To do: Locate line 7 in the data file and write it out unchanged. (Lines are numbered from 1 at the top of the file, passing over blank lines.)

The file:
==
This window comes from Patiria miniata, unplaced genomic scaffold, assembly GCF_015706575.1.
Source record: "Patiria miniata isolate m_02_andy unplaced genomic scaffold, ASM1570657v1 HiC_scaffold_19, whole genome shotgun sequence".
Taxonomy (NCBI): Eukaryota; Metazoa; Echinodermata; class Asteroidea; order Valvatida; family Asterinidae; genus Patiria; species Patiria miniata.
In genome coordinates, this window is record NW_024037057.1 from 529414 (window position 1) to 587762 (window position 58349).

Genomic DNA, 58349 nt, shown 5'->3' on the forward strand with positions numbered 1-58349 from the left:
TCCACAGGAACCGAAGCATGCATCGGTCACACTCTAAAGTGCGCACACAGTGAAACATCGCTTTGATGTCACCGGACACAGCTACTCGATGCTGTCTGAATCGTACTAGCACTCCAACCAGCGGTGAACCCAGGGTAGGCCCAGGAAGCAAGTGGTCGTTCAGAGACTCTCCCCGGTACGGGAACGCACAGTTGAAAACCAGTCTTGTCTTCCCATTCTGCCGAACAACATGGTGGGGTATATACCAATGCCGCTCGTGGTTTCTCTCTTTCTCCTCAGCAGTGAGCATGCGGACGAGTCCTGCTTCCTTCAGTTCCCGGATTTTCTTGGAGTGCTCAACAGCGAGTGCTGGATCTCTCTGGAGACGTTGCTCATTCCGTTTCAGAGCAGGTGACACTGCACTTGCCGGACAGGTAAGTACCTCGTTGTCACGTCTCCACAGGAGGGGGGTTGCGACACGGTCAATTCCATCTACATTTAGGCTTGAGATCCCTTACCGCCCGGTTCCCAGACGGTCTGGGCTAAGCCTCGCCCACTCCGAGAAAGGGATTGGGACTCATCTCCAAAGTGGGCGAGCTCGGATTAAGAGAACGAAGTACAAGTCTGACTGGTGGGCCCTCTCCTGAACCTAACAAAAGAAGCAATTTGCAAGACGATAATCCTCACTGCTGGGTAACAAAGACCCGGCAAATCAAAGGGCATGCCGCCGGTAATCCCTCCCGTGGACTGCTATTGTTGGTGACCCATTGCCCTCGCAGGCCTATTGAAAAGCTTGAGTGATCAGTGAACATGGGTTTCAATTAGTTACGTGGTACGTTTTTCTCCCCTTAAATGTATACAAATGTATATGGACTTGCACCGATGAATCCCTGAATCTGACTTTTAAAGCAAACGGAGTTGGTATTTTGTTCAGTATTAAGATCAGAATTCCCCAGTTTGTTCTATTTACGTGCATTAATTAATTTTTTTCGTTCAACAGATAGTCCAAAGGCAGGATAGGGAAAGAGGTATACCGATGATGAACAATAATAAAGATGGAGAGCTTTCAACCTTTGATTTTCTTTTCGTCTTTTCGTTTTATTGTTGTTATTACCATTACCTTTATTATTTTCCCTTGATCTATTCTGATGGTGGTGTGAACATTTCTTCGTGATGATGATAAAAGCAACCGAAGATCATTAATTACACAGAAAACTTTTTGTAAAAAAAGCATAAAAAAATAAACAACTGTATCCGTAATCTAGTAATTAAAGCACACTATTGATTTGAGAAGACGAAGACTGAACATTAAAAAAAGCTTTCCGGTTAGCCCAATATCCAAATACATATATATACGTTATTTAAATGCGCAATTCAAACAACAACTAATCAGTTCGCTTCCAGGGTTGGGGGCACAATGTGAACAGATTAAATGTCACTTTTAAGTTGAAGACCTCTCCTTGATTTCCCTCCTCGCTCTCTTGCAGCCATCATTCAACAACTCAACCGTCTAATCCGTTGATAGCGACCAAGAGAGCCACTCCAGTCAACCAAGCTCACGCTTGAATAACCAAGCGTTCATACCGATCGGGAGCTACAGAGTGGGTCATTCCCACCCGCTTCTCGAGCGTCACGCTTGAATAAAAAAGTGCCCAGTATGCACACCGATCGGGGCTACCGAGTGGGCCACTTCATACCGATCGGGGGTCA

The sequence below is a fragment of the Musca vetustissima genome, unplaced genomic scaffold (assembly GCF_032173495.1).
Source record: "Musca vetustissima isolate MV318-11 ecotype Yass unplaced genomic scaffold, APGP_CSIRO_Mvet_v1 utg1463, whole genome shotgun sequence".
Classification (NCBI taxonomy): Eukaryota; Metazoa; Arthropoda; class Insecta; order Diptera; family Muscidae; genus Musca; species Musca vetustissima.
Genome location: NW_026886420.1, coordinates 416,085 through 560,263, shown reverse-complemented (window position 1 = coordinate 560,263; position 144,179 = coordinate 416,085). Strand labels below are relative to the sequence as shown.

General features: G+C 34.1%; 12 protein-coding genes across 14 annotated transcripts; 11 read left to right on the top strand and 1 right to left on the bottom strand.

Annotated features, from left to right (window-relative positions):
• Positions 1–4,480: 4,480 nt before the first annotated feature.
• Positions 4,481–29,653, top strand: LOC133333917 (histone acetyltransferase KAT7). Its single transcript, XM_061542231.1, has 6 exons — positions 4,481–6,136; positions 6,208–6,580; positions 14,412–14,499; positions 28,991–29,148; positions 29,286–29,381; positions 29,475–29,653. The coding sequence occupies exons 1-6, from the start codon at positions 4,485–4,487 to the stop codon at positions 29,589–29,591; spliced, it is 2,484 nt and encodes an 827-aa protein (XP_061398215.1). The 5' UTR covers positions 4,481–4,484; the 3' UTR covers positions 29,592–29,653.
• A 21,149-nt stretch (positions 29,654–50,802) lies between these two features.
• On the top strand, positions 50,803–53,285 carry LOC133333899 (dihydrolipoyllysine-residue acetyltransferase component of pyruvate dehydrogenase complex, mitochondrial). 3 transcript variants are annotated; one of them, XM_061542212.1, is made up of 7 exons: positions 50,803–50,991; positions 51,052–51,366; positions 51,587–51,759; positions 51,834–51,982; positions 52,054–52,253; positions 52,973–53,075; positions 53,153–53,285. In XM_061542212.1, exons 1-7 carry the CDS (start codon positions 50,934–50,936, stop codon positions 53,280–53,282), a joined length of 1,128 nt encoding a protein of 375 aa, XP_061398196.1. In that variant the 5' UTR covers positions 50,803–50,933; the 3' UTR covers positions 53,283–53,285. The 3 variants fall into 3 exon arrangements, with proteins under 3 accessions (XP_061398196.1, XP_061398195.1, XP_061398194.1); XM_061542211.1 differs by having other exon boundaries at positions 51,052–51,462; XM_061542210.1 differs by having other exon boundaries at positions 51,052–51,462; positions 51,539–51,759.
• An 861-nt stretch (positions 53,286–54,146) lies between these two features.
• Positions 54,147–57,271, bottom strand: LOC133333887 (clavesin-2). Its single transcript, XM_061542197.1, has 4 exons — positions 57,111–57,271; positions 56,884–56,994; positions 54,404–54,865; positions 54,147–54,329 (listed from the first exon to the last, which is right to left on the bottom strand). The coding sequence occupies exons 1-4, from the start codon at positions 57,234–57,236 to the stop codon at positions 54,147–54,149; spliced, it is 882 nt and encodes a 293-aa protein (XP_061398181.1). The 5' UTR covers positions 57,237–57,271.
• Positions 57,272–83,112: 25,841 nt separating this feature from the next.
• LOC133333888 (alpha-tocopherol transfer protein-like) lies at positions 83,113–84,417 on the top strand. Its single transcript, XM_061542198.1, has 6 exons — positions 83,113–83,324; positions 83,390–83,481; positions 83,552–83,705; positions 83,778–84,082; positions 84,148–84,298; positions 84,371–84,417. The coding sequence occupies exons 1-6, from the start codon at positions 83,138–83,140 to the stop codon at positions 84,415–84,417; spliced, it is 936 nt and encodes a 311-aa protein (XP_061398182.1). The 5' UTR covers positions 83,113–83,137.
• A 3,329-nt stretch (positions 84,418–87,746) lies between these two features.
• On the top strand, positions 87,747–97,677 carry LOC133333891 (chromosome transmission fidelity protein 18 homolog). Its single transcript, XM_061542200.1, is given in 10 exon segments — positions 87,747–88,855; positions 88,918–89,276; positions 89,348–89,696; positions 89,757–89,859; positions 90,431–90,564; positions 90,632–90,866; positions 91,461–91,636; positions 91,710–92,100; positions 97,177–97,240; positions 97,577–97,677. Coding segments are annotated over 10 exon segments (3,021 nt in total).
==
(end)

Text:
The sequence below is a fragment of the Musca vetustissima genome, unplaced genomic scaffold (assembly GCF_032173495.1).